Making Mountains: New York City and the Catskills

Paperback | February 11, 2010

byDavid StradlingForeword byWilliam Cronon

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For over two hundred years, the Catskill Mountains have been repeatedly and dramatically transformed by New York City. In Making Mountains, David Stradling shows the transformation of the Catskills landscape as a collaborative process, one in which local and urban hands, capital, and ideas have come together to reshape the mountains and the communities therein. This collaboration has had environmental, economic, and cultural consequences.

Early on, the Catskills were an important source of natural resources. Later, when New York City needed to expand its water supply, engineers helped direct the city toward the Catskills, claiming that the mountains offered the purest and most cost-effective waters. By the 1960s, New York had created the great reservoir and aqueduct system in the mountains that now supplies the city with 90 percent of its water.

The Catskills also served as a critical space in which the nation's ideas about nature evolved. Stradling describes the great influence writers and artists had upon urban residents - especially the painters of the Hudson River School, whose ideal landscapes created expectations about how rural America should appear. By the mid-1800s, urban residents had turned the Catskills into an important vacation ground, and by the late 1800s, the Catskills had become one of the premiere resort regions in the nation.

In the mid-twentieth century, the older Catskill resort region was in steep decline, but the Jewish "Borscht Belt" in the southern Catskills was thriving. The automobile revitalized mountain tourism and residence, and increased the threat of suburbanization of the historic landscape. Throughout each of these significant incarnations, urban and rural residents worked in a rough collaboration, though not without conflict, to reshape the mountains and American ideas about rural landscapes and nature.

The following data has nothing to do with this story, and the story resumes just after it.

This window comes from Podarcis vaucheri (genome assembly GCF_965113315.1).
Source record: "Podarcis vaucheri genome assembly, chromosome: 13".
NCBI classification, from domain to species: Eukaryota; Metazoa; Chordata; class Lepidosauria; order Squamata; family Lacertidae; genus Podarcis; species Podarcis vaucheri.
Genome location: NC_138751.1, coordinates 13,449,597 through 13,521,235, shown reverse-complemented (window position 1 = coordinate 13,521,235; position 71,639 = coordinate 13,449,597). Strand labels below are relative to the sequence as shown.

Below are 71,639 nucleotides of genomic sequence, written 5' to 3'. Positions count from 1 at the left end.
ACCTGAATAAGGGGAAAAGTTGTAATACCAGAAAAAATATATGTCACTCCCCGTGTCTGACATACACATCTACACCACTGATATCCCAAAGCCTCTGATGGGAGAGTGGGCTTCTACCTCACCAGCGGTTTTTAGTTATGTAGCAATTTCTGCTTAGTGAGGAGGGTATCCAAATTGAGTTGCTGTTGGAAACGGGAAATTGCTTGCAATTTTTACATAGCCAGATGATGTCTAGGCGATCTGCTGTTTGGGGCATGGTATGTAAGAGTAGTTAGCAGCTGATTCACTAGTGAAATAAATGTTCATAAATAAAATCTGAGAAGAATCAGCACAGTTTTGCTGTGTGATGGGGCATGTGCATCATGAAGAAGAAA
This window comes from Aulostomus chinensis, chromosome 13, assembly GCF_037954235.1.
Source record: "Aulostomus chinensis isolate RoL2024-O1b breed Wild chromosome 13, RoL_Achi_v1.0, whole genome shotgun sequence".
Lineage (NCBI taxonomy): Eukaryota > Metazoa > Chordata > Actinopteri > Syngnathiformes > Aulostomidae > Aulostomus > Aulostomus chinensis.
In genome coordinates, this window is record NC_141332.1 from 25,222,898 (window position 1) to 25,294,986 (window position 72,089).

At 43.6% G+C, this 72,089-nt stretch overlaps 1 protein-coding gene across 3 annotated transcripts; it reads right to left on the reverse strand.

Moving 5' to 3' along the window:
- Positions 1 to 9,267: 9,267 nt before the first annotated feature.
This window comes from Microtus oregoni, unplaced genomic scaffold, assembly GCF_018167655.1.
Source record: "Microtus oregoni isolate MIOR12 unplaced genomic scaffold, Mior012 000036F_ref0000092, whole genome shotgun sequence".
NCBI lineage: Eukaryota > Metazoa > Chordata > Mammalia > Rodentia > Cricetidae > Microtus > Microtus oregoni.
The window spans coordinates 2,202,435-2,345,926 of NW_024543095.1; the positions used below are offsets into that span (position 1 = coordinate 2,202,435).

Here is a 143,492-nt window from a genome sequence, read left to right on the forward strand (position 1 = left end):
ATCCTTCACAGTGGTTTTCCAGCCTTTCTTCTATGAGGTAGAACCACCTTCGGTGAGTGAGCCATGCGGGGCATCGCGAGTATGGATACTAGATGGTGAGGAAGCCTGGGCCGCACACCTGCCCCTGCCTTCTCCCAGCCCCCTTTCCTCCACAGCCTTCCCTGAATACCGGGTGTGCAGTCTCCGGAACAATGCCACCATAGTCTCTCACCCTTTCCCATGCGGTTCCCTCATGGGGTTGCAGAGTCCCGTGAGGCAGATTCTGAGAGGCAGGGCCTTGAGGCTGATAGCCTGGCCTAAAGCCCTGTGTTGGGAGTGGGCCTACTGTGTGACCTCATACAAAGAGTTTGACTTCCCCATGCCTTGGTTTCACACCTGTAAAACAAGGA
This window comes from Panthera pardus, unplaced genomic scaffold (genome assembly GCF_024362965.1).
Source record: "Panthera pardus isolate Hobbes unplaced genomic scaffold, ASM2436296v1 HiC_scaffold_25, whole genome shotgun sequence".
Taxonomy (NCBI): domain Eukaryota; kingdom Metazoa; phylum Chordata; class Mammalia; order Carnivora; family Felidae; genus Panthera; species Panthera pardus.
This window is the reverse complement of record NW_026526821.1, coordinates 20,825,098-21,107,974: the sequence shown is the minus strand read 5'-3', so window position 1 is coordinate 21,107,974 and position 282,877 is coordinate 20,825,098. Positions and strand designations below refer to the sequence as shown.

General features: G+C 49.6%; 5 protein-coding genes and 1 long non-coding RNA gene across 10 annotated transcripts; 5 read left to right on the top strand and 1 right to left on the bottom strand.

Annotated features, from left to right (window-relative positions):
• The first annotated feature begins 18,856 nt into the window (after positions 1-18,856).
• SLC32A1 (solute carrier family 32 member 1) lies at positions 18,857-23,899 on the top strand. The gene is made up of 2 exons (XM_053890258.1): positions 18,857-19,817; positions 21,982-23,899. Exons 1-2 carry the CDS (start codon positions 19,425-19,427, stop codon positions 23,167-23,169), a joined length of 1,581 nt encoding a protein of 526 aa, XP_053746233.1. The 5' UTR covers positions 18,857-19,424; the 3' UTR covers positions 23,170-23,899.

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For over two hundred years, the Catskill Mountains have been repeatedly and dramatically transformed by New York City. In Making Mountains, David Stradling shows the transformation of the Catskills landscape as a collaborative process, one in which local and urban hands, capital, and ideas have come together to reshape the mountains a...

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New in Paperback--For over two hundred years, the Catskill Mountains have been repeatedly and dramatically transformed by New York City. In Making Mountains, David Stradling shows the transformation of the Catskills landscape as a collaborative process, one in which local and urban hands, capital, and ideas have come together to resha...

David Stradling is associate professor of history at the University of Cincinnati. His focus is the intersection of urban and environmental history. He is author of Smokestacks and Progressives: Environmentalists, Engineers, and Air Quality in America, 1881-1951 and editor of Conservation in the Progressive Era: Classical Texts.